Network Speeds & Battery Life
As you know, Rogers likely chose to go with the Snapdragon version of the One X because it wants a flagship product for the summer to showcase its high-speed LTE network. While battery life is a big concern, HTC representatives assured us that they worked closely with Qualcomm to squeeze the most possible juice from this fruit. In other words, built-in LTE plus a 28nm manufacturing process means lower power consumption. But Rogers LTE signals are traditionally weaker than its HSPA+ for two reasons: they are deployed on the less spectral-efficient AWS bands, and there are fewer towers currently deployed with LTE modems.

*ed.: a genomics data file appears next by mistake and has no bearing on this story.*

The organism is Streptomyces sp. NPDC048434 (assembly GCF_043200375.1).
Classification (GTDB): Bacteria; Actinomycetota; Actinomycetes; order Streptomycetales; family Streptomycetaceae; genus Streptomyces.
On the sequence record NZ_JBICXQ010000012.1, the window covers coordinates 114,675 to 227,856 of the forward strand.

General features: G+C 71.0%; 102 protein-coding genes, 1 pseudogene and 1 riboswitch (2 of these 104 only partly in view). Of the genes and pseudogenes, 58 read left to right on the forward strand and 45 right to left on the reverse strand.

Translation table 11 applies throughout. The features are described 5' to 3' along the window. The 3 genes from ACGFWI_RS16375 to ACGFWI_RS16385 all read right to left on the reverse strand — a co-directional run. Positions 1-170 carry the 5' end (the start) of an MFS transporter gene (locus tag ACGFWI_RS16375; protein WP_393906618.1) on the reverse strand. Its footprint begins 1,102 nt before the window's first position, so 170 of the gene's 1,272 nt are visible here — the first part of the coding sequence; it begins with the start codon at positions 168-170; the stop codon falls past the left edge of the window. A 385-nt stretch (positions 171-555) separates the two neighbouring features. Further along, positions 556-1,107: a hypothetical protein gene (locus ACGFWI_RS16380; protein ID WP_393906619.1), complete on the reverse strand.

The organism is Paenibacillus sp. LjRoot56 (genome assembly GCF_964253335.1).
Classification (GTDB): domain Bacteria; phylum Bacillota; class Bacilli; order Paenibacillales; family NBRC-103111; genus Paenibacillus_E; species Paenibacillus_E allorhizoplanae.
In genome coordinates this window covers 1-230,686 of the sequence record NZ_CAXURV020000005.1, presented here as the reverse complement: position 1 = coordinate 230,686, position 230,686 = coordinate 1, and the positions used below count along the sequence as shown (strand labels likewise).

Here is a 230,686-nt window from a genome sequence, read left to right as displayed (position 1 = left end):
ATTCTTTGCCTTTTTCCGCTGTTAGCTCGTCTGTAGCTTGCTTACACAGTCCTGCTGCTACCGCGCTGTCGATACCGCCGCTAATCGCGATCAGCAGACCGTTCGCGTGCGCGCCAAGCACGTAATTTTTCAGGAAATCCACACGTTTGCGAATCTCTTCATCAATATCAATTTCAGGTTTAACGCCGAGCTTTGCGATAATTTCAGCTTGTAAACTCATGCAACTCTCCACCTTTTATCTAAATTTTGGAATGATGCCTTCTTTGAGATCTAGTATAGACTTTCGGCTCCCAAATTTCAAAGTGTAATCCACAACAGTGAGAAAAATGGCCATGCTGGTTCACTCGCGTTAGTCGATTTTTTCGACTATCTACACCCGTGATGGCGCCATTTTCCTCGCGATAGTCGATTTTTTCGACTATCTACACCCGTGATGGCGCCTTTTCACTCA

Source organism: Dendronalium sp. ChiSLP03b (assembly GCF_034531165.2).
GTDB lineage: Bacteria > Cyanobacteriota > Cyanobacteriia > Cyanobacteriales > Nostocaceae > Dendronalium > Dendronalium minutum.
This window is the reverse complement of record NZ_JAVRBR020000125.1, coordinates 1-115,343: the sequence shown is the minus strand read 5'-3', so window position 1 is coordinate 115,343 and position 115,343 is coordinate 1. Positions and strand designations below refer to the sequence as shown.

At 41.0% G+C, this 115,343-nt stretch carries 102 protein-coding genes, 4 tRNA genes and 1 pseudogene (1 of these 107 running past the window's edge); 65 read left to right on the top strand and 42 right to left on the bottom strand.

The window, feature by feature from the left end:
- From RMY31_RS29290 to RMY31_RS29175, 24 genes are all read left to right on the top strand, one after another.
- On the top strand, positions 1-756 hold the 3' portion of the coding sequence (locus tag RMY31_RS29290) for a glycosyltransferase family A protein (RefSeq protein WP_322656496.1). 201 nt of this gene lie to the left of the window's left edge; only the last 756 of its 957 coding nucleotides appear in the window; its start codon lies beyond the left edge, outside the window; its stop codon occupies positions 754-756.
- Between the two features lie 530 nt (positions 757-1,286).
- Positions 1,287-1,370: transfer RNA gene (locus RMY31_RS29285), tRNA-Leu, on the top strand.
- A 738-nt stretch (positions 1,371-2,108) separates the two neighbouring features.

In Toronto we noticed our LTE signal usually vacillated between one and three bars, whereas we always managed to get four to five bars of HSPA+. Battery life has been good so far, but we won’t comment on it until we’ve done extensive testing.
LTE speeds, however, are fantastic.
Averaging 20-25Mbps download speeds and 12-28Mbps upload, the Rogers network is fully primed for LTE. The sheer speed combination of the CPU and LTE makes the One X feel like the fastest phone we’ve ever used. We did notice that under heavy load, such as streaming a YouTube video or playing a game, the back of the One X would get quite warm, but we’re not going to declare a Heatgate until we’ve had more time with the phone.
Without getting too long-winded, Sense 4.0 is exactly what it should be: a pared-down, sped-up, attractive upgrade over its bloated predecessor. Gone are the gaudy animations, slow reaction times and generally-dissatisfying feeling of floating in space. Sense 4.0 is lean, and it shows.